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The Future of the Chicago Bears


To completely understate our feelings thus far, it’s been a maddening offseason. Not even a full day after the season ended, Lovie Smith and Ron Turner proclaimed Kyle Orton the starting QB next year. Turner championed what we knew all season: We need to bring a WR weapon. Jerry Angelo proceeded to call a news conference and tell reporters that “it all revolves around the quarterback.” Lovie then said Orton was still the starting QB. Jerry responded by going on Mully and Hanley’s AM show and repeating his claim of getting a better QB, and the OL and WR’s are “mix-and-match.” Can't wait for the trading period to start....we get to see what Jerry "I brought in Dan Buenning" Angelo can whip up this offseason.

As others have stated, this is the guy who had none other than Chad Hutchinson at QB. To call out Kyle after a year where we got decent performance out of our quarterback is asinine, and furthermore, Angelo’s logic is absurd.


- Have solid lines of communication with your employees. Rule #1 of a successful leader.


- Devin Hester as a #1 WR isn’t a problem? Marty Booker’s still on the payroll, Brandon Lloyd was a Band-Aid, Rashied Davis can’t catch a cold. We should sue the consulting firm that selected Jerry as our GM to get those years and money back.


- OL is mix and match, eh Jer? That’s sure as hell what you did at the beginning of the season with our line.


Everyone knows that I intensely dislike Jerry Angelo, but that’s not the point of this post. Follow me after the jump.

I really struggled deciding if I should post this.


Jerry Angelo and Lovie Smith are not fit to be in charge of our Chicago Bears. I’ve always been wary of Angelo, but I’m just joining the anti-Lovie crowd. I finally figured out how to get rid of both of them:


Commit organizational suicide next year.


Before you all jump on my back, let me explain.


1) Jerry and Lovie disagree on what path to take during the offseason; Jerry wants a QB, Lovie a WR. From their constant back-and-forth disagreements in the press, it’s clear that their outlooks for the organization are different. Disagreements happen, but don’t use the media as your soap box.


2) As we can see from Ruben Brown’s statements, Lovie’s “cool, calm, and delusional” persona is bleeding into the team’s head. We overachieved this year. If we address defense with the first pick in the draft, they have clearly lost it. Yes, our defense wasn’t good, but our offense was worse. We need OL help and we need a #1 receiver. If we go get defense in order to shore it up, we’re just fulfilling Lovie’s vision of the “traditional Bears”: Great D and ST, good running, and horrible everywhere else.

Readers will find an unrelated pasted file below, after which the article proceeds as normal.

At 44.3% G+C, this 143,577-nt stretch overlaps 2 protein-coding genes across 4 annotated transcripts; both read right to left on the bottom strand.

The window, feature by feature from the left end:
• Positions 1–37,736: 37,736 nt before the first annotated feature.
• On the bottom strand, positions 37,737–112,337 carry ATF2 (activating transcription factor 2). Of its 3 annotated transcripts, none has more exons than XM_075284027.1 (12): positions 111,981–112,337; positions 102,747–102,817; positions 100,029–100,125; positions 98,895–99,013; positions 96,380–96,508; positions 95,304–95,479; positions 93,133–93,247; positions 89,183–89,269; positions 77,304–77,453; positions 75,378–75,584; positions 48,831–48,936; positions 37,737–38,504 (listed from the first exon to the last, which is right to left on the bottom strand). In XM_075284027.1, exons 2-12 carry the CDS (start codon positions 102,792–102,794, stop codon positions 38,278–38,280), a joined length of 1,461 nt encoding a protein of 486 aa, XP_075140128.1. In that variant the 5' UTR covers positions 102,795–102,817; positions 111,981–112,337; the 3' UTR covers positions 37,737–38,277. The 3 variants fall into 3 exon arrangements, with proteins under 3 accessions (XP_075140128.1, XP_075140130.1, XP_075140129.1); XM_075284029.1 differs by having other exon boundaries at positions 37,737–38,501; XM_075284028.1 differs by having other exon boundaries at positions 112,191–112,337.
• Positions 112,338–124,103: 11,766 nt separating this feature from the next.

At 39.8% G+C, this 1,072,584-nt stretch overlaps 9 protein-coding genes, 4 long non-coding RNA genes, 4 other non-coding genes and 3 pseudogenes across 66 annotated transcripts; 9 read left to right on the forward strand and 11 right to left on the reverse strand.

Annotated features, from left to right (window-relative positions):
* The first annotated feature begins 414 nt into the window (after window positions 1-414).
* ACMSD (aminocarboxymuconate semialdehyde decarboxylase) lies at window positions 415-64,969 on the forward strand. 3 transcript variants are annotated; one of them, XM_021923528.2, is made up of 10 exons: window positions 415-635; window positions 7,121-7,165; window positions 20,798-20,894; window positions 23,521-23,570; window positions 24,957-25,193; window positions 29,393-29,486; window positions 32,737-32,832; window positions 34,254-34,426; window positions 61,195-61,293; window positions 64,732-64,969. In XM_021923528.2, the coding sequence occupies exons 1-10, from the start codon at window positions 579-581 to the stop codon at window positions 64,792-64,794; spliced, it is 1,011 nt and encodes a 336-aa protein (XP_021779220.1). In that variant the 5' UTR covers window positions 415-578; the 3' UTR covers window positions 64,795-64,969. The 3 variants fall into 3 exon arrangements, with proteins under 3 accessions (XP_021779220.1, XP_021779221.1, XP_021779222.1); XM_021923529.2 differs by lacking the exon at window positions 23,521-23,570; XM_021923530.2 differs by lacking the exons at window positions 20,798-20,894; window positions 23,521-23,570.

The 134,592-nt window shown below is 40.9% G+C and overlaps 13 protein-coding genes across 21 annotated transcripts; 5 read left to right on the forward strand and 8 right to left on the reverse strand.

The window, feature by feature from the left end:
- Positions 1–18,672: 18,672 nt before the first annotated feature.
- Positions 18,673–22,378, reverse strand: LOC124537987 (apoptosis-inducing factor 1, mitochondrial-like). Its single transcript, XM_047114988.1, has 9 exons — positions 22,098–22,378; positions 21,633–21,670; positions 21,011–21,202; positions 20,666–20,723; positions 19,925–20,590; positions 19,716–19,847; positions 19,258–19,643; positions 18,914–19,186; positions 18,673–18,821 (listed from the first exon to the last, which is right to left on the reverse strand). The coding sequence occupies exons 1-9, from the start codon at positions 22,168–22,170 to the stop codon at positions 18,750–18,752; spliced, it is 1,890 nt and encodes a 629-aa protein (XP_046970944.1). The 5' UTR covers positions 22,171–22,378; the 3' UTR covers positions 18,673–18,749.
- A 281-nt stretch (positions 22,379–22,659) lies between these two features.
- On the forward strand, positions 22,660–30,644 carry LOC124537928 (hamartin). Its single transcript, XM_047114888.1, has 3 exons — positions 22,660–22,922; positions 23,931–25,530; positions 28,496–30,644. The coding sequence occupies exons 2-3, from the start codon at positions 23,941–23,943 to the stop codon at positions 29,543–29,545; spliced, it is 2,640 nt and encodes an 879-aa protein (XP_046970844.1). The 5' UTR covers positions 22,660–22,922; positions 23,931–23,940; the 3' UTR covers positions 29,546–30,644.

3) Anyone remember the Chris Williams injury fiasco last summer? Crisis management is a huge priority in public relations.


The textbook case of excellent crisis management is Johnson & Johnson after they discovered that their Tylenol capsules were tainted. They immediately called a press conference to warn consumers, pulled all of their capsules off store shelves, and provided numerous avenues for concerned consumers to contact the organization and get their questions answered. The company took a financial hit that quarter due to their total recall, but they were lauded in the press as one of the top ethical companies.


The Bears, on the other hand, took a different avenue. Jerry hastily called a press conference, but not to appease consumers. He brought the head of the Bears medical department with him (which rarely, if ever, happens). He was short and curt to reporters, often speaking with a raised and condescending voice.


While these examples are obviously different, it shows the lack of leadership Jerry possesses. Two things Jerry should have known: 1) The press has the power to put you on a pedestal or drag your reputation through the dirt; 2) If you’re truthful early on, you’ll lose short-term, but you’ll win the war.


4) At this point, I don’t want just Lovie gone; this has to be a package pink-slip. Lovie and Jerry could be gone if we perform poorly next year (which we will if we retain most of our current roster). If they are both shown the door, we’ll have the opportunity to get football-intelligent minds in Halas Hall. I’m not doubting that Lovie and Jerry truly are smart, but their ineptitude is wearing thin with me.


Let me make this clear: I don’t want to perform badly next year for a higher draft pick. If Jerry and Lovie are making that selection, a high draft pick does not help us in any way. I would prefer that Ted Phillips would have the stones to fire Jerry and Lovie right now, but he doesn't. If one poor year equals their firing, that's a successful season in my mind.


As a fan of the team, I obviously want to see them do well next year. At the same time, an objective look at this team shows the need for management to leave Halas Hall. If Lovie and the team truly believe they’re close to anything resembling a playoff team, they’re delusional at best. I want to see a great Bears team take the field, not a haphazardly thrown-together mess.


5) WCG brought up a key point about Boldin, which I equate to any elite FA. Why don't the Bears go out and get any high-quality FA? Because of Jerry and Lovie! They're in charge and they have decided thus far to not go out and get big-time FA's. If we get rid of the cancer, the body (obviously) has a better chance of recovering. No one wants to be on the Bears because of our schemes, among other things. We're not viewed as an ideal destination.


It’s an interesting thought: If the Bears tank it next year, there’s a decent probability both could be shown the door. IF we get proper personnel in place (read: anyone from the Patriots), we would obviously gain in the long run.


Should we commit organizational suicide for a year in order to procure long-term success? What’s your take?